Schools are eligible to receive between $450 and $700 per student if they meet certain requirements, including completing a plan for ongoing testing of students and staff. Funding is flexible and can be used for any purpose that supports in-person instruction. A second funding round is available for schools able to complete the requirements by March 1, 2021. Schools in counties with average daily case rates above 28 cases per 100,000 people over seven days would not be eligible to reopen, though districts could still receive funding if they meet all other requirements.
Addressing Learning Loss. The Governor’s budget proposes $4.6 billion in one-time Proposition 98 General Fund to provide districts the ability to develop targeted strategies that address learning loss related to the pandemic. This funding is subject to early action by the legislature and can support community learning hubs, summer school, extended school year, extended school days, and other academic interventions targeted for high-needs students.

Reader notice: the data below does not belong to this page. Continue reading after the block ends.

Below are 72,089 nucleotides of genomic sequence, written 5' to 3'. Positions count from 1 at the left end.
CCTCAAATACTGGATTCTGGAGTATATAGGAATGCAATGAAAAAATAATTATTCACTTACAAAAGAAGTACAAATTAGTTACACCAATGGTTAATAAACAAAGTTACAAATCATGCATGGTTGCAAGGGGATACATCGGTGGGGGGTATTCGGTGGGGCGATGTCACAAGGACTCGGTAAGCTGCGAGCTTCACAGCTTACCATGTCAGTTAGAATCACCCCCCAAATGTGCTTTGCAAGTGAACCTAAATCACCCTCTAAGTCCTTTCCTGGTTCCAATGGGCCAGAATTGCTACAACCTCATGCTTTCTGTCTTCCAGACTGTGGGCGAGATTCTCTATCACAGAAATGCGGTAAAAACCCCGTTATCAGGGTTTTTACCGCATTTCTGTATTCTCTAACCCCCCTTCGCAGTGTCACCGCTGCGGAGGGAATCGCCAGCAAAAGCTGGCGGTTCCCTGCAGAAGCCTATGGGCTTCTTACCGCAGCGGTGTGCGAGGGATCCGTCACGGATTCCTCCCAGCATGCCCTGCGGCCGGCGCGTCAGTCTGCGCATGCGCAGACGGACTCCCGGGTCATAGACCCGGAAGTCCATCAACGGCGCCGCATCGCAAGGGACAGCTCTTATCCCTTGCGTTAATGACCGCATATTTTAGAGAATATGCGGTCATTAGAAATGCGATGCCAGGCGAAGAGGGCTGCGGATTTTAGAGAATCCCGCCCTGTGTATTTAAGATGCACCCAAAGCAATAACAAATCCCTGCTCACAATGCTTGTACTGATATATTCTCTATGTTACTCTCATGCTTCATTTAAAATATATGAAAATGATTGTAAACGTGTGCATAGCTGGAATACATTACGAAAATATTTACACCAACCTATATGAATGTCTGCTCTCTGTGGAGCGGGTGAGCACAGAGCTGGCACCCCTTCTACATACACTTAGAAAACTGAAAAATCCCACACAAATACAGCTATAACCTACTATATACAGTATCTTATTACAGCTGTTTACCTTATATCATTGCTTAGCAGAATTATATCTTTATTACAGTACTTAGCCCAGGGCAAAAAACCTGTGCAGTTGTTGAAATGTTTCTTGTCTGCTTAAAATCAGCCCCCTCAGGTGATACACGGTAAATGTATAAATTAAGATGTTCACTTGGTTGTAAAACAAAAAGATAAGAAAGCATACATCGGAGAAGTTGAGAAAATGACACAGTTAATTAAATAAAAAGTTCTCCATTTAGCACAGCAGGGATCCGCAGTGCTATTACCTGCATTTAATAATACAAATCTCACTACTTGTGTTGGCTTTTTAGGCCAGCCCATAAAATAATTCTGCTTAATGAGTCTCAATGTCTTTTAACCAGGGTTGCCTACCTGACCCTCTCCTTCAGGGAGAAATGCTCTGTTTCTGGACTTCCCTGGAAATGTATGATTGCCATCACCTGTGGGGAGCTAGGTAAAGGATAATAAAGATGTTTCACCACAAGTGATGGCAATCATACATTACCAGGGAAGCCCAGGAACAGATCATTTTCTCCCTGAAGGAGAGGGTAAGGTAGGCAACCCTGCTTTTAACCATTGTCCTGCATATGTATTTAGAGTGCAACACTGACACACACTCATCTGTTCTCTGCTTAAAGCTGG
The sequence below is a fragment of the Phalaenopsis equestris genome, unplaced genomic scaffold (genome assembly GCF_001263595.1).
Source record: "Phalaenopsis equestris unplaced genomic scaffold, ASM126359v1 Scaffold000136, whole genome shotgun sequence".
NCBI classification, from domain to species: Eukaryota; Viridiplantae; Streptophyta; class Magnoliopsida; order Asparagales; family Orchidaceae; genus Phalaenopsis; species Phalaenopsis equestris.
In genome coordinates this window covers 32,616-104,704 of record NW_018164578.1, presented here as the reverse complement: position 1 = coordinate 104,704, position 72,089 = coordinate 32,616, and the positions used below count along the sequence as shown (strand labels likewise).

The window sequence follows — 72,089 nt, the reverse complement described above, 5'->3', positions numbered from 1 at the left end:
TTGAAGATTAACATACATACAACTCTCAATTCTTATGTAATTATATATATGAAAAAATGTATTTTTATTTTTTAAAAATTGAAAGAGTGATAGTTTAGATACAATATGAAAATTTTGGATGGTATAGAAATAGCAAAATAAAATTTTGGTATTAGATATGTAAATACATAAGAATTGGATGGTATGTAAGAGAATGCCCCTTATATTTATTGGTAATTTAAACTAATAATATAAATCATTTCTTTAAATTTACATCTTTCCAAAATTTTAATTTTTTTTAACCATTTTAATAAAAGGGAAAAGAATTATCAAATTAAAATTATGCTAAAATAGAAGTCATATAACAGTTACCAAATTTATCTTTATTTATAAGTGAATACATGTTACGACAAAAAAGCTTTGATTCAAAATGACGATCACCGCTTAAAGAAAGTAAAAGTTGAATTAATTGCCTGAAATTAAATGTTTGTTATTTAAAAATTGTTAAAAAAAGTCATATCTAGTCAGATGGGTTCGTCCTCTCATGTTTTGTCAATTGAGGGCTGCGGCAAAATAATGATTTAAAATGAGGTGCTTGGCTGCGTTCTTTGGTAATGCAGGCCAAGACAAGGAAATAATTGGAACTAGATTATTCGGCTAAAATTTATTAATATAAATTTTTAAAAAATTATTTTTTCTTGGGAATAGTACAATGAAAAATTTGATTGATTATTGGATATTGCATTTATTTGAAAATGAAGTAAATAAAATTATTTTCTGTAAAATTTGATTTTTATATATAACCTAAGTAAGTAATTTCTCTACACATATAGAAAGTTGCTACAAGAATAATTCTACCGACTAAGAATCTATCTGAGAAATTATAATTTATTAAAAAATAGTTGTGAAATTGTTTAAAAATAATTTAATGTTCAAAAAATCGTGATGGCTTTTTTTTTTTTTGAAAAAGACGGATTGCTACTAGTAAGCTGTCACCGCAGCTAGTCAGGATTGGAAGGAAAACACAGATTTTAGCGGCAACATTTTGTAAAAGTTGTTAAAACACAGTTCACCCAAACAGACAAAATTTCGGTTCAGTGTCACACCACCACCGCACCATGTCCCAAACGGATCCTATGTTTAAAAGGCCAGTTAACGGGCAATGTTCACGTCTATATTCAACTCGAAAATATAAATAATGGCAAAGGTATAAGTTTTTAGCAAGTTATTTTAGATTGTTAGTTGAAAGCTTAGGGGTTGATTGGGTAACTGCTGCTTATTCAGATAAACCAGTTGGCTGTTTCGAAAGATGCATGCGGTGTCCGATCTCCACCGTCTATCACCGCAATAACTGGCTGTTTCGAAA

Lack of Plans to Improve EDD. The budget does not propose significant reforms for the Employment Development Department (EDD) beyond the numerous “task forces” already in place. This lack of action is despite the massive fraud, delays, and mismanagement associated with EDD in 2020. While there appear to be a significant number of additional federally-funded staff, EDD management has argued in the past that it is difficult to bring staff up to speed. Even so, the Governor has proposed no reforms to make sure staff can get the job done.
Proposition 98 Education. Proposition 98 funding for K-14 education reaches a new high at $85.5 billion in 2021-22. This is a $14.9 billion increase over revised budget act figures. Proposition 98 spending per pupil grows to $13,015 in 2021-22, a 5.2 percent (or $644) increase over revised 2020-21 levels. Per-pupil spending from all sources decreases from $18,837 to $18,000. This decline is related to one-time Federal Funds. Additional Proposition 98 augmentations include: